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How can I avoid 'financial faithlessness'? | Eyewitness Wants to Know

Infidelity can end a relationship, but there is another type of cheating that is also breaking up couples: financial infidelity.

SAN ANTONIO — Fights about finances are one of the top arguments couples have.

“In fact, it’s the number one or number two thing that they do argue about,” said James Royal, a senior analyst at  BankRate.com.

The American Institute of CPAs (AICPA) found 73 percent of married or cohabitating Americans say financial decisions are a source of tension in their relationship and financial infidelity is enough to end 40 percent of relationships. BankRate.com found 40 percent of partners keep big financial secrets, the biggest being secret spending.

Financial infidelity is where one partner lies to the other about money. It can take place in two ways. One can be keeping a secret stash of cash.

“This freedom fund, it you will, and it’s kind of their own pot of money to start over if the relationship fails,” said Ted Rossman, also a senior analyst at BankRate.com

Or maybe it is undisclosed debt.

“You owe student loans or have some other credit card debt, outstanding credit card debt, you haven’t informed your partner about,” said Royal.

Here are a few red flags you should watch for:

“You might notice unexplained withdrawals or expenses on your accounts,” said Megan Horner, a credit card and banking expert for Finder.com. “You might see statements for cards or bank accounts that you don’t know about. Maybe your partner is rushing out to get the mail before you do to get these bank statements, so you don’t see them. Another thing is perhaps your partner has a lot of new fancy things.”

“If you’re trying to work together to build out some sort of short-term or long-term financial plan, you need all the information that you have,” said David Almonte, a CPA and AICPA member. “If someone is concealing something, it makes it really difficult to plan for your future when you don’t have all the information.”

Traditionally, couples combine finances. Yet, you might consider trying something different. Think of about accounts as yours, mine and our accounts.

“You can have a joint account where you pay for joint expenses,” Royal said. “Each member of the couple contributes a certain amount to that each month, for example. Then you pay joint expenses out of that and maintain separate account where some other money goes.”

“Everybody gets their own money to spend as they wish, no questions asked,” Rossman said. “But the key is that you have to agree on that ahead of time.”

However, you choose to manage your finances as a couple, be sure you are making decisions together.

“Don’t divide and conquer when it comes to your finances,” Horner said. “Handle them together as a team. Be transparent with each other. Even if you have different bank accounts and credit card accounts, give each other your logins and have this expectation that you can log in and look around any time freely.”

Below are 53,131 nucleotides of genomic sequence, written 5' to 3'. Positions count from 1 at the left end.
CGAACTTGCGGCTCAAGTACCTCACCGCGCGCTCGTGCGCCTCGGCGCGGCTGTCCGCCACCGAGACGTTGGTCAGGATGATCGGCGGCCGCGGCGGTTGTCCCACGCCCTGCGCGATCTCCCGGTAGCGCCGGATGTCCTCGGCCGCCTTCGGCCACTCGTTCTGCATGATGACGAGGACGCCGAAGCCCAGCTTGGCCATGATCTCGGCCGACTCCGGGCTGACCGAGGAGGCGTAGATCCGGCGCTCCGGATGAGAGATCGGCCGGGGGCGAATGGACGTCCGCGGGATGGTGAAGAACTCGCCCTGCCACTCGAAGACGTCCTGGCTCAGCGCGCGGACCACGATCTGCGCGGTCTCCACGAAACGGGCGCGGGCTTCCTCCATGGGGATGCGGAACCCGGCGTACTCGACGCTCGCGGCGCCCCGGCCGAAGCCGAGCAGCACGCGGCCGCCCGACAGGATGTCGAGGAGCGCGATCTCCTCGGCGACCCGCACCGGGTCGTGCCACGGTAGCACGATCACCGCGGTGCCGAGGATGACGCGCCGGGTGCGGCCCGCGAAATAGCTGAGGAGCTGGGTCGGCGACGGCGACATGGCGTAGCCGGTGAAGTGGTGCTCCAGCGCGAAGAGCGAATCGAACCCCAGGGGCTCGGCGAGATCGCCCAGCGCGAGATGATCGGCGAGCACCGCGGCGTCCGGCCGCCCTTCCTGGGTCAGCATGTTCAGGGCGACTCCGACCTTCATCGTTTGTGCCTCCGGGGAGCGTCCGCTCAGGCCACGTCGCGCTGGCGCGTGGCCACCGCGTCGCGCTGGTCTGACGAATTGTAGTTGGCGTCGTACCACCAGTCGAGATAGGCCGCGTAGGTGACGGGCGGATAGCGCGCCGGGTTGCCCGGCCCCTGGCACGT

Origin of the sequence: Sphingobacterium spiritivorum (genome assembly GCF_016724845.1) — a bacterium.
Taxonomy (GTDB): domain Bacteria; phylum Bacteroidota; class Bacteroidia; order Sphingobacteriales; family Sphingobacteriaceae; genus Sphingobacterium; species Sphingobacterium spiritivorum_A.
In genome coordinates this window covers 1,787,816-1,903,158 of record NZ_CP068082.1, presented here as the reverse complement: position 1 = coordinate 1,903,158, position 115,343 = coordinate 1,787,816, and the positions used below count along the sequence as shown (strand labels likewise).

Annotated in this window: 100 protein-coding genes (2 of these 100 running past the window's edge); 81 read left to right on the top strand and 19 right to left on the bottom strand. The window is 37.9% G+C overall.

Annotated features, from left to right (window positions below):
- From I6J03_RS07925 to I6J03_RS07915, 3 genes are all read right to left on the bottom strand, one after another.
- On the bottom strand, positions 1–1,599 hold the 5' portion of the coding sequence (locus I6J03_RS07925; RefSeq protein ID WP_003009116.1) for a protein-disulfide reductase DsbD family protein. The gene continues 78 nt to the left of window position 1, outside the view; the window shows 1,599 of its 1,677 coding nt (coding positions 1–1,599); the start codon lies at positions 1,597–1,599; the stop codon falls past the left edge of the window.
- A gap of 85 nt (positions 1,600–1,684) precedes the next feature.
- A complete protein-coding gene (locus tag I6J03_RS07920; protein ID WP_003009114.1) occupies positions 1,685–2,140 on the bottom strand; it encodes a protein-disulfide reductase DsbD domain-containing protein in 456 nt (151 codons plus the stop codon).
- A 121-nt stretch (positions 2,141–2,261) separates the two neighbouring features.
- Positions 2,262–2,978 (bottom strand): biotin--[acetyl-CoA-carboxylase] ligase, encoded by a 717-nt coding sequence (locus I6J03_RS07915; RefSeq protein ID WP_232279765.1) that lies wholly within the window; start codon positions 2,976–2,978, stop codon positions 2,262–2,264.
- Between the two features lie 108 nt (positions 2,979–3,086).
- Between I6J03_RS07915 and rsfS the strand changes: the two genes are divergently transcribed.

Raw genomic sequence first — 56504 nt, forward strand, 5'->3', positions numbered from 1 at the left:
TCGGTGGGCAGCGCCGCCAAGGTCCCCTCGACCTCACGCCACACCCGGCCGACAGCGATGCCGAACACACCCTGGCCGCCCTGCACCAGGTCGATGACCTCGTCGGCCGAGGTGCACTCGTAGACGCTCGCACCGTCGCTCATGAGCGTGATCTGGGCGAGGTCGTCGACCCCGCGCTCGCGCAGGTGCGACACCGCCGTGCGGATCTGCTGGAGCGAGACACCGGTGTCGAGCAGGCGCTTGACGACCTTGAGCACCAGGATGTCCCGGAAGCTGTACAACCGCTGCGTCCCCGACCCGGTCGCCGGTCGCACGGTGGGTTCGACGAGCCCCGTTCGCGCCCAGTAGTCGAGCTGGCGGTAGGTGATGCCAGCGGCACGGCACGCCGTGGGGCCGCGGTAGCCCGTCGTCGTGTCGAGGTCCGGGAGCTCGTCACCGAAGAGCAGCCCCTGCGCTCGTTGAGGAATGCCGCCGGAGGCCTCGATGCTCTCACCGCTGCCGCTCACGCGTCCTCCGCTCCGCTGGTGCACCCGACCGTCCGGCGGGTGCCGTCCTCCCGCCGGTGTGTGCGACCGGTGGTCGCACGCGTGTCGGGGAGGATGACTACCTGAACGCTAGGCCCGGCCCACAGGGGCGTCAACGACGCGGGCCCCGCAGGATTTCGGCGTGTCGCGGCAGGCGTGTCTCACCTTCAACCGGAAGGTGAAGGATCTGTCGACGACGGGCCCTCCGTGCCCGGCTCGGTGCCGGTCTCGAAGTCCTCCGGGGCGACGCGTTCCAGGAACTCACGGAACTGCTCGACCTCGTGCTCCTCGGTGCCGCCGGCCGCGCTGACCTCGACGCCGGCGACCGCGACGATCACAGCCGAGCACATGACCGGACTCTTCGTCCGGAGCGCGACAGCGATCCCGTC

Some believe chats about cash kill the romance, others think it can bring couples closer.

“What’s not sexy is having arguments all the time,” said Almonte. “Get comfortable being uncomfortable. No one likes to talk about money and a lot of other topics, but if you just put that stuff off, it’s going to cause massive relationship issues down the road.”

The most tension tends to be between couples where one partner is a spender and the other is a saver. Here is how to begin to navigate those discussions:

“Let your partner know about purchases before you make them,” Almonte said. “It’s really about having an open and honest conversation with each other, especially needs versus wants because what one person sees as a need, the other person might see as a want.”

Then decide how to fit your needs and wants as a couple into a budget.

“You just got to understand that one thing goes in the budget, something else has to come out, usually,” Almonte said.

Set up regular money meetings.

“My wife and I have tons of conversations like: “Baby, I love you, so let’s make sure that at the end of this it doesn’t come in between us,'" said Almonte. 

“You can discuss how we’re going to spend our money for the upcoming year,” said Royal. “Are we going to take trips or are we going to buy a house?”

Set time aside to have those conversations.

“Have financial date nights,” Horner said. “Sit together once or twice a month and talk about your spending and your financial goals as a couple.”

Almonte suggested this tactic to make sure money conversations do not turn heated:

“If you’re going to have a discussion about a hot topic like money, do it a really nice restaurant because you’re less likely to get into an argument in front of other people.”

Get a professional to help you get the conversation started if you struggle with communicating about cash. Or learn more about how to strengthen your financial compatibility.

If you have a question for Eyewitness Wants To Know, email us at EWTK@kens5.com or call us as 210-377-8647.